Seasonality in fruit availability affects frugivorous primate biomass and species richness


  • Goro Hanya,

  • Pablo Stevenson,

  • Maria van Noordwijk,

  • Siew Te Wong,

  • Tomoko Kanamori,

  • Noko Kuze,

  • Shin-ichiro Aiba,

  • Colin A. Chapman,

  • Carel van Schaik

G. Hanya (, Primate Research Inst., Kyoto Univ., Inuyama JP-484-8506, Japan. – P. Stevenson, Depto de Ciencias Biológicas, Univ. de los Andes, CO-4976 Bogotá, Columbia. – M. van Noordwijk and C. van Schaik, Anthropology Inst. and Museum, Univ. of Zurich, CH-8057 Zurich, Switzerland. – S. Te Wong, Bornean Sun Bear Conservation Centre, Sandakan, Malaysia. – T. Kanamori and N. Kuze, Wildlife Research Center, Kyoto Univ., Kyoto JP-606-8203, Japan. – S.-I. Aiba, Faculty of Science, Kagoshima Univ., Kagoshima JP-890-8580, Japan. – C. A. Chapman, Dept of Anthropology and McGill School of Environment, McGill Univ., Montréal, QC H3A 2A7, Canada.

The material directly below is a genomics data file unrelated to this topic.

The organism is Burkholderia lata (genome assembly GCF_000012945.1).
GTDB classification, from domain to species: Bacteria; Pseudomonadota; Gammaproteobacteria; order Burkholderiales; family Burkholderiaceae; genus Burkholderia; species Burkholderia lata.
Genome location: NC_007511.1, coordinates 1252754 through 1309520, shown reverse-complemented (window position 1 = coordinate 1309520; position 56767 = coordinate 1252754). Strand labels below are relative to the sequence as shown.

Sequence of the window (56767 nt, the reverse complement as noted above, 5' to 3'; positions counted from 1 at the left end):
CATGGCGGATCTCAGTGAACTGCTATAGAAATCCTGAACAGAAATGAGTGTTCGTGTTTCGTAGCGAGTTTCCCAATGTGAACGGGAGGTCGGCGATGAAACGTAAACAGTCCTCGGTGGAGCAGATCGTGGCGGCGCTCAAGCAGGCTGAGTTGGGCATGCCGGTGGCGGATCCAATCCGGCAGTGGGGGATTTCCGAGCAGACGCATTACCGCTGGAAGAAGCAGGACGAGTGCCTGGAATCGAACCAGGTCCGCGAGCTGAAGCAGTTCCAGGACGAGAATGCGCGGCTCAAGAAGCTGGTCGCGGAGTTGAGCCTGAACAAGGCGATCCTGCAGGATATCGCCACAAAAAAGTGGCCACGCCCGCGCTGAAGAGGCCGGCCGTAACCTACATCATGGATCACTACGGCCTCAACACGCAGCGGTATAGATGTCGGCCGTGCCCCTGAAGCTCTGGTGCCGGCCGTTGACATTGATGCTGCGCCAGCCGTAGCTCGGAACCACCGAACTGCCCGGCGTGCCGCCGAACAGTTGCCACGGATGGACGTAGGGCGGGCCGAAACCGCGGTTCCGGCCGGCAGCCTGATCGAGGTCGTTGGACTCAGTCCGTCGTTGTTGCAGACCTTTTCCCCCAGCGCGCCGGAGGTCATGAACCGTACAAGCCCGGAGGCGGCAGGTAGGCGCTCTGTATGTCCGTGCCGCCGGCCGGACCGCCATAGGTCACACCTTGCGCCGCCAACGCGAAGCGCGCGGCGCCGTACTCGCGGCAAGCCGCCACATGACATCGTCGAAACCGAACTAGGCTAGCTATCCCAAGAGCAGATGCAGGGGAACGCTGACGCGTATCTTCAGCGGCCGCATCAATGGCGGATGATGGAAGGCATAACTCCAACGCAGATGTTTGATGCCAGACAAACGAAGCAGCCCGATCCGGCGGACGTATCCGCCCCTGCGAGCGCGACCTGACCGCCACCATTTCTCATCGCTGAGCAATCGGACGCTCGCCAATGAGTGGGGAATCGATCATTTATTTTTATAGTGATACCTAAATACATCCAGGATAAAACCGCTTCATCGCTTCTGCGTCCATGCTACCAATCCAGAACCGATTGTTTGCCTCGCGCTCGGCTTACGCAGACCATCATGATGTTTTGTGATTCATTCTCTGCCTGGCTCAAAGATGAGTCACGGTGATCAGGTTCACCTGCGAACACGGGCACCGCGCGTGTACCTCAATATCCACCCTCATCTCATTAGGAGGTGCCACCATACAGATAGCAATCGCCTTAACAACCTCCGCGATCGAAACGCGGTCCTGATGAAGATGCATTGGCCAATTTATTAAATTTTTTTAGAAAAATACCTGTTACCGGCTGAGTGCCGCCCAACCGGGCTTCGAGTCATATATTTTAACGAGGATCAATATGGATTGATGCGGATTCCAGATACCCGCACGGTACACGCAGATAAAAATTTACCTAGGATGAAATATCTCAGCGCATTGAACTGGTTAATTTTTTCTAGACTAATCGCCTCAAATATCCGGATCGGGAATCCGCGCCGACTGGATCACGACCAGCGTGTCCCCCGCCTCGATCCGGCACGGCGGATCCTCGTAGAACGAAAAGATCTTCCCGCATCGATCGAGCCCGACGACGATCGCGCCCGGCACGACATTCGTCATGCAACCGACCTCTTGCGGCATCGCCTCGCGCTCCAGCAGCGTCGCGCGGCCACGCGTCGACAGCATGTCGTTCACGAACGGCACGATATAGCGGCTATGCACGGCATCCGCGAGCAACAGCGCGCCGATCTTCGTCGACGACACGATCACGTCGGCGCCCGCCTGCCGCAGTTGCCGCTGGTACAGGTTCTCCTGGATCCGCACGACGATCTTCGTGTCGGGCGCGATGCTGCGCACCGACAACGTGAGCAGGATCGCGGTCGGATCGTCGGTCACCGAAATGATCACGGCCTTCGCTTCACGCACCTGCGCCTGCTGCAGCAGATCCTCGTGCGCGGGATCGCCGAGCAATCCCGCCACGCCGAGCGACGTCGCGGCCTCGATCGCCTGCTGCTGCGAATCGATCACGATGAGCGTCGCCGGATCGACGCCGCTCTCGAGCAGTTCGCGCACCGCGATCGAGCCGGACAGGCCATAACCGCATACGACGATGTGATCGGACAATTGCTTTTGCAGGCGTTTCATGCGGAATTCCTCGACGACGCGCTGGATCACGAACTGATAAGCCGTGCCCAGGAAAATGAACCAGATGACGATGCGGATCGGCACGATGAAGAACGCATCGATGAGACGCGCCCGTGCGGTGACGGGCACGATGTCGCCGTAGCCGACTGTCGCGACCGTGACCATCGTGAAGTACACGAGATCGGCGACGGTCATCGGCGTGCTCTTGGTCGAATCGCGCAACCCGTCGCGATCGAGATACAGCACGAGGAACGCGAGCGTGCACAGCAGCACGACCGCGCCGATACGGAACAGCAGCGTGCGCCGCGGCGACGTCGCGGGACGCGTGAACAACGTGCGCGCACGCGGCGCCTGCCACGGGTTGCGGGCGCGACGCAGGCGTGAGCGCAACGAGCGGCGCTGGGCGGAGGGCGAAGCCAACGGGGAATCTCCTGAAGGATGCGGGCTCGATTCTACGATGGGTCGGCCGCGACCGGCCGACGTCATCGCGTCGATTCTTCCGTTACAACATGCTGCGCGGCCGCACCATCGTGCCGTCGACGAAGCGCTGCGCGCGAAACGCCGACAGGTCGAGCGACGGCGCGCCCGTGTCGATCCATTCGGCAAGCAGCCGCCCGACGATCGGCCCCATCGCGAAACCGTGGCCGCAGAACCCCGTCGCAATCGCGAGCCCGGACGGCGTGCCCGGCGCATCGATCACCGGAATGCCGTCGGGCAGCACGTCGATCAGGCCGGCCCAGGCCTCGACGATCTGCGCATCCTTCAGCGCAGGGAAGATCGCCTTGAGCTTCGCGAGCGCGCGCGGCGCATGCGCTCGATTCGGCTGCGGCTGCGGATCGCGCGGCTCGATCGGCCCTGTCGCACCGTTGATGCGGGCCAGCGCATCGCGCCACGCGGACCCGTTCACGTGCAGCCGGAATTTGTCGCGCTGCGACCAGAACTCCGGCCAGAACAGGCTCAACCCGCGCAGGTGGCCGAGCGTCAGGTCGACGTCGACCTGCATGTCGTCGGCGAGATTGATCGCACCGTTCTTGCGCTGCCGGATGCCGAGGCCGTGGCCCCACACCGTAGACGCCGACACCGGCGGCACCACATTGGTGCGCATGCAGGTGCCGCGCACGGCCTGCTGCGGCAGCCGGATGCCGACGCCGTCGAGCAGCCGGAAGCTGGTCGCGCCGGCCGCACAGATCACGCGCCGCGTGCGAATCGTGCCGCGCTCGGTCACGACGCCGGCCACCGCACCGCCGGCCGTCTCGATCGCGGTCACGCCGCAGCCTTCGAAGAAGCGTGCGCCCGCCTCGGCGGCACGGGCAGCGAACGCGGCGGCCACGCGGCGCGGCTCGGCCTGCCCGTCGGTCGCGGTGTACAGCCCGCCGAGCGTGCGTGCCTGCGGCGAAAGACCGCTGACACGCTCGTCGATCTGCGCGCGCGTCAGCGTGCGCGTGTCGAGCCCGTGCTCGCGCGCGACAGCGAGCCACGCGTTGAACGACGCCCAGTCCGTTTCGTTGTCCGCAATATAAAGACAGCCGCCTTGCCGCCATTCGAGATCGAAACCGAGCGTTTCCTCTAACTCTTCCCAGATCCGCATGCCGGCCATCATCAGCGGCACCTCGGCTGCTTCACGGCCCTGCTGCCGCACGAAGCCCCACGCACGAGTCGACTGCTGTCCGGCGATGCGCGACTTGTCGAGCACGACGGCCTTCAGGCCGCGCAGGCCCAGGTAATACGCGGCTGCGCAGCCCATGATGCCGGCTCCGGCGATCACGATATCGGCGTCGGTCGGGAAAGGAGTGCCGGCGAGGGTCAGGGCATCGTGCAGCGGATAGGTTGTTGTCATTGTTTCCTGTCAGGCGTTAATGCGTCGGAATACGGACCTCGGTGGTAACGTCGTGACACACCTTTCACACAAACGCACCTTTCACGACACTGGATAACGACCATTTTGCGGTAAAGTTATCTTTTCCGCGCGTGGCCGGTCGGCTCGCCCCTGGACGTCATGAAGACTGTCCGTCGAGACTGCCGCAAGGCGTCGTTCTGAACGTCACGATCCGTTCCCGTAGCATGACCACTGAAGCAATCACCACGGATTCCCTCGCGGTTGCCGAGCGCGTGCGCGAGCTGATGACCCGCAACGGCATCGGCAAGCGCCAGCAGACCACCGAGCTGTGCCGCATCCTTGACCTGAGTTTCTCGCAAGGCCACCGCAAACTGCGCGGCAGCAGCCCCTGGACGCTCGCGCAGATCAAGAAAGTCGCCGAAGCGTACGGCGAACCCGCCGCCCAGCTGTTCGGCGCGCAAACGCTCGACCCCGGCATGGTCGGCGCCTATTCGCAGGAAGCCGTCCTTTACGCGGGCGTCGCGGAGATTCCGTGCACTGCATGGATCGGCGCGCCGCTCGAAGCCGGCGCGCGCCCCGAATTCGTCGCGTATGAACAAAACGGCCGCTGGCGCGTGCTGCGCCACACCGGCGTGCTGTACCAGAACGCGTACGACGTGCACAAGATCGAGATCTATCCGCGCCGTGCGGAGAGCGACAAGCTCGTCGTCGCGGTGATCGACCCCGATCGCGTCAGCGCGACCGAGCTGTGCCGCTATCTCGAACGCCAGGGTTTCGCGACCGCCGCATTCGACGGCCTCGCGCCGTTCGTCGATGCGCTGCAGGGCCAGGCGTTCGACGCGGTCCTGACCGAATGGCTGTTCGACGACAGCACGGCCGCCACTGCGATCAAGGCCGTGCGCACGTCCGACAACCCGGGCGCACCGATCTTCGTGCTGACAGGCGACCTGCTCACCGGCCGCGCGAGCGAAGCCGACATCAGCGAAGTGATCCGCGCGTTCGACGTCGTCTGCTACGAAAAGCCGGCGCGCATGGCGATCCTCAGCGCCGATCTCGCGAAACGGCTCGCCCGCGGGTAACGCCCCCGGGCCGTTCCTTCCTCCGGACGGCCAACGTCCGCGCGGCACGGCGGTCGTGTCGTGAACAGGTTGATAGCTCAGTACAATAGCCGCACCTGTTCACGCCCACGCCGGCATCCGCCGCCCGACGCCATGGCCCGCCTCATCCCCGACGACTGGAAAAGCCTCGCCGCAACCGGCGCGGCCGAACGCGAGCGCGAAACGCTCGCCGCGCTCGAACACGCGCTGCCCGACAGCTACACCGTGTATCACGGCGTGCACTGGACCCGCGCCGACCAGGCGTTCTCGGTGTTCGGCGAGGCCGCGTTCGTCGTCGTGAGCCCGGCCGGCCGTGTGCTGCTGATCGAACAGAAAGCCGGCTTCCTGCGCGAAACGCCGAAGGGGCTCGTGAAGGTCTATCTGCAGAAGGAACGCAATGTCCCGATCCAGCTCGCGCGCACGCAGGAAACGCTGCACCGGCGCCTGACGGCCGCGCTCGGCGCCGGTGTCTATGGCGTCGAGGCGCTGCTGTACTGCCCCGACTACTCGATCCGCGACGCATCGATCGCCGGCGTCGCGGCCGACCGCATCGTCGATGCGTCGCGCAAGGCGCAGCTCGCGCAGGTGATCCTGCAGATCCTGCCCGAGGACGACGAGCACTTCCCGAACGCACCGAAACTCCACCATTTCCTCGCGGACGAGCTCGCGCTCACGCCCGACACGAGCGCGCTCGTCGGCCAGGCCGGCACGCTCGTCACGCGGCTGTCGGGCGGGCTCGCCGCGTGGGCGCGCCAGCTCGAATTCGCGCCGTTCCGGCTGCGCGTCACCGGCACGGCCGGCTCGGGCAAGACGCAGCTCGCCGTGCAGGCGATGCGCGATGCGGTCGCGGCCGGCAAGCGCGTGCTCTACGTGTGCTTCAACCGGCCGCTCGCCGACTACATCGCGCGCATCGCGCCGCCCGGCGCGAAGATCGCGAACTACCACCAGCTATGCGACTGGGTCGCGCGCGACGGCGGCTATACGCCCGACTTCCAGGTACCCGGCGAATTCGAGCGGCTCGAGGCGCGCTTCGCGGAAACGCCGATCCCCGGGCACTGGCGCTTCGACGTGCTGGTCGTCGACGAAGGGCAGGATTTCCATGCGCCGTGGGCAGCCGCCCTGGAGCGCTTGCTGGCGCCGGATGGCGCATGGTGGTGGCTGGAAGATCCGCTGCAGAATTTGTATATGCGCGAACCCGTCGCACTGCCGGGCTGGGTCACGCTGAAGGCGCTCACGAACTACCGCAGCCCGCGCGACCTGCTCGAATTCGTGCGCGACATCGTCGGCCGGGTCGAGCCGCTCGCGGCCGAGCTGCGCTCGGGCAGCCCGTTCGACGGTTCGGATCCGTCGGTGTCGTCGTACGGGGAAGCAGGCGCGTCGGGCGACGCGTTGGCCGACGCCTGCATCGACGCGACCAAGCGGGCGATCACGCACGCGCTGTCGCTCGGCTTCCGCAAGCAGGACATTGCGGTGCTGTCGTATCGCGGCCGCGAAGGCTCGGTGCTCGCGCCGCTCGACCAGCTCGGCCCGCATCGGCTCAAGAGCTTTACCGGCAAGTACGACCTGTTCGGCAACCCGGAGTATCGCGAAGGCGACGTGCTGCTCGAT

We examine the effect of total annual food abundance and seasonal availability on the biomass and species richness for frugivorous primates on three continents (n=16 sites) by data on fruit fall. We reveal that the best-fit models for predicting primate biomass include total annual fruit fall (positive), seasonality (negative) and biogeography (Old World>New World and mainland>island) and that these factors explain 56–67% of the variation. For the number of species, the best-fit models include seasonality (negative) and biogeography (Old World>New World and mainland>island) but not total annual fruit fall. Annual temperature has additional effects on primate biomass when the effects of fruits and biogeography are controlled, but there is no such effect on species richness. The present results indicate that, measured on local scales, primate biomass and number of species is affected by the seasonal variation in food availability.